The thing is all we can see and say for sure is that Spurs are currently this or that today, at this minute in time… (We’re third in the PL/Into the next round of 3 cup competitions… Harry has scored this many goals, etc)… The rest is always just biased or unbiased opinion, (subjective/objective), supposition, conjecture, speculation or gossip, glass half full, glass half empty. No glass at all! Or… whatever!

    At the end of the day, I will trust Pochettino’s, Levy’s and even Danny Rose’s version of events, more so than i do my own. As a mere supporter and spectator, from the outside, looking in.

    And, at the start of the next day, we can all delude ourselves as supporters that our opinions really do matter. But the sad and cynical truth of it is… that it’s mostly just hot air and bull!

    But who really cares? We all have the right to be an “expert” one day and (as it may suit us), a complete and utterly ignorant fool, another day…

    As you were… And, UP, UP, UP THE SPURS!

    By the way, I’m a bit weird i think in all of this… I much prefer to see some of our young players being brought through from the academy, than I do watching the club take a punt on older and expensive outsiders.

    But then again, I aint no scout, am I!

    • Sorry jod but I think there’s an element of my country right or wrong in what you say. As fans I think we do have a right to call the management out if we think they are wrong. Some of us have been involved in football (albeit just watching) for much longer than Poch & co and in that time you can learn quite a few things about what makes a team successful or not. If what we say is just dismissed as hot air by the management team that does not make it right. As I’ve said here before the fans do know what they are talking about sometimes ( e.g. the need for pace in our front line and giving our players sufficient rest in a crowded schedule. I’m not saying that he who pays the money (mostly us) should call the tune (as happens in other areas) but I think our views should at least be taken into account even if they are not acted upon in most cases.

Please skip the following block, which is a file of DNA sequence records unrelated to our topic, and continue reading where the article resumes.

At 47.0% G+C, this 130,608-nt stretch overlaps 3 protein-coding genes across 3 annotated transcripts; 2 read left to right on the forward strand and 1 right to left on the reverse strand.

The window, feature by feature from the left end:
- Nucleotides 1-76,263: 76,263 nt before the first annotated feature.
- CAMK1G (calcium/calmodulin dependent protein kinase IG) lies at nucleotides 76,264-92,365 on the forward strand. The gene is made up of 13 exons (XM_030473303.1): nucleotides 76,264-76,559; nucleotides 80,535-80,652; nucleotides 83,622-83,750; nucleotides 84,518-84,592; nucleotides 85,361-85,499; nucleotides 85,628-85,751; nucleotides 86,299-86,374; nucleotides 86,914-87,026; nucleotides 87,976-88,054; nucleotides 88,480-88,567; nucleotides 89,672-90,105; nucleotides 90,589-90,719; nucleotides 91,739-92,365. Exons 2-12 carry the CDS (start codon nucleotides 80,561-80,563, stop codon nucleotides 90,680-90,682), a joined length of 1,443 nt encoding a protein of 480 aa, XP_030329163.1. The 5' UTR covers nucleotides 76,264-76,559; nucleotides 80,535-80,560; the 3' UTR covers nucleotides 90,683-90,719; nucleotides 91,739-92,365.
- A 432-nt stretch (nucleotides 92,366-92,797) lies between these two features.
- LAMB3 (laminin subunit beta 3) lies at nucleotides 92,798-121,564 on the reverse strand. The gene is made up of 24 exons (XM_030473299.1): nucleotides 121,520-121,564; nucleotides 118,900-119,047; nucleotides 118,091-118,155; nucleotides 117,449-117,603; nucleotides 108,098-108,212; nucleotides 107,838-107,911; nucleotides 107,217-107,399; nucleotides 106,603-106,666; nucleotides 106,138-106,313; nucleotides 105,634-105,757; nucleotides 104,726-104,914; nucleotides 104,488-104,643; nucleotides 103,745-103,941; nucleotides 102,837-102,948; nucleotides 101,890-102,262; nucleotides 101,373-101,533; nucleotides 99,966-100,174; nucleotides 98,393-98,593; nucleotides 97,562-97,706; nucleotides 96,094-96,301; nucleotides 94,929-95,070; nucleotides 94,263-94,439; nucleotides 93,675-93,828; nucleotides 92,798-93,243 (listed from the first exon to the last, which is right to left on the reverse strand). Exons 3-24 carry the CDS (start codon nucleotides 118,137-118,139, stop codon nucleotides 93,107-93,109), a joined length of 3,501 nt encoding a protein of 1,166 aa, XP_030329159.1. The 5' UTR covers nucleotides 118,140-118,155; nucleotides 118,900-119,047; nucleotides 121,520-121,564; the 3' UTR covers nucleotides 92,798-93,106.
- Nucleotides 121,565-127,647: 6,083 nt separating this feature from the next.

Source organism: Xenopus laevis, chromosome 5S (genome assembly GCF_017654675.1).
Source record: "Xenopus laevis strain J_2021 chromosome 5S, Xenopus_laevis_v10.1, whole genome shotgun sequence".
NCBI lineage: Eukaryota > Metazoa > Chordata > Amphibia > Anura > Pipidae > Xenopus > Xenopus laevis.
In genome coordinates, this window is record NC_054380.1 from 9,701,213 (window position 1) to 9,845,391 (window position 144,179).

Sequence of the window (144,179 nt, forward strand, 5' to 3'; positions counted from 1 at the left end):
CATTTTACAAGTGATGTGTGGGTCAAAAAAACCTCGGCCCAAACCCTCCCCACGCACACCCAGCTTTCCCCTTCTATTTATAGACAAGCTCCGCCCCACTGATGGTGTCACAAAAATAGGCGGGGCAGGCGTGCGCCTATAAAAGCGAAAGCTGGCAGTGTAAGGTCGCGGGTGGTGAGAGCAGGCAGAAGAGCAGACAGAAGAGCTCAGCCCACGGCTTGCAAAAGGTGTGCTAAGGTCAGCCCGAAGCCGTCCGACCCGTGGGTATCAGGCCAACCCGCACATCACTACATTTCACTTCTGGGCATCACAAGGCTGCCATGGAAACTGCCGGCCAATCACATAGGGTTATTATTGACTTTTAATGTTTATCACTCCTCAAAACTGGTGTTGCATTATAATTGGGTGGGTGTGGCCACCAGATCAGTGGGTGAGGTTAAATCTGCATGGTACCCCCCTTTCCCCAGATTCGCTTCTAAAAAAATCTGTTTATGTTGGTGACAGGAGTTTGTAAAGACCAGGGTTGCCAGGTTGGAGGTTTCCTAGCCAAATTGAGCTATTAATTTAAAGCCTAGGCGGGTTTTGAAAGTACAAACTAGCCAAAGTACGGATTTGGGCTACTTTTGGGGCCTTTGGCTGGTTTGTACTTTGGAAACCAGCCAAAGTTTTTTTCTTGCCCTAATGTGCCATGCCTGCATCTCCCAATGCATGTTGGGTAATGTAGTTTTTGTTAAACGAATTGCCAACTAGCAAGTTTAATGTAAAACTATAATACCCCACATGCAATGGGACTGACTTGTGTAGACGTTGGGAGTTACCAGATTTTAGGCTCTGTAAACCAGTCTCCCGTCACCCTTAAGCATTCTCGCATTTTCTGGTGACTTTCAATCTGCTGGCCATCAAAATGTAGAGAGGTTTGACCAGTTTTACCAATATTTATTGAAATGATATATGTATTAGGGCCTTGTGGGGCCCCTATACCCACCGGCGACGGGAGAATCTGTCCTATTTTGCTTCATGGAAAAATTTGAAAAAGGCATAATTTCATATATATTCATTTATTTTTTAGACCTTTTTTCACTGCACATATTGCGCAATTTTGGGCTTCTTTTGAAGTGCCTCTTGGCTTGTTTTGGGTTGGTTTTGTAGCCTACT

• That’s exactly how it is, jod. It’s the way we operate and it’s unlikely to change for some time. MP’s happy, Levy is happy, and I’m happy. When something works, don’t fix it.

  • All true. My only concern is if we start to lose our best players for financial reasons (toby, Eriksen). Apart from Walker we haven’t sold anyone we didn’t want to since Poch arrived. If that were to change I could see Poch getting frstrated.

  • Good article jod. I was also thinking the other day, that if Poch does like to bring through youth, Spurs is the club to be at. Neither Man Utd or Real Madrid will be as accommodating as we’ve been, in allowing Poch to make decisions such as playing Foyth in an important London Derby away to Arsenal.

  • I have also heard poch saying that if you want to be a top club you have keep improving your team and squad with quality players.balance is the key I suppose , realistically the academy can not be expected to produce top players every year because it just won’t JOD would please explain to me what exactly we can afford to spend???i suppose if you only have a budget of 30 million well then you will get sweet f what’s our budget jod ??your obviously doing the books for Daniel . I can’t give you players if I don’t know my budget on transfer fees and wages for a club in the top 4 ???im hoping for some serious cash to be released now.not peanuts all you get is monkeys.cant wait for reply Daniel ooh sorry It’s JOD.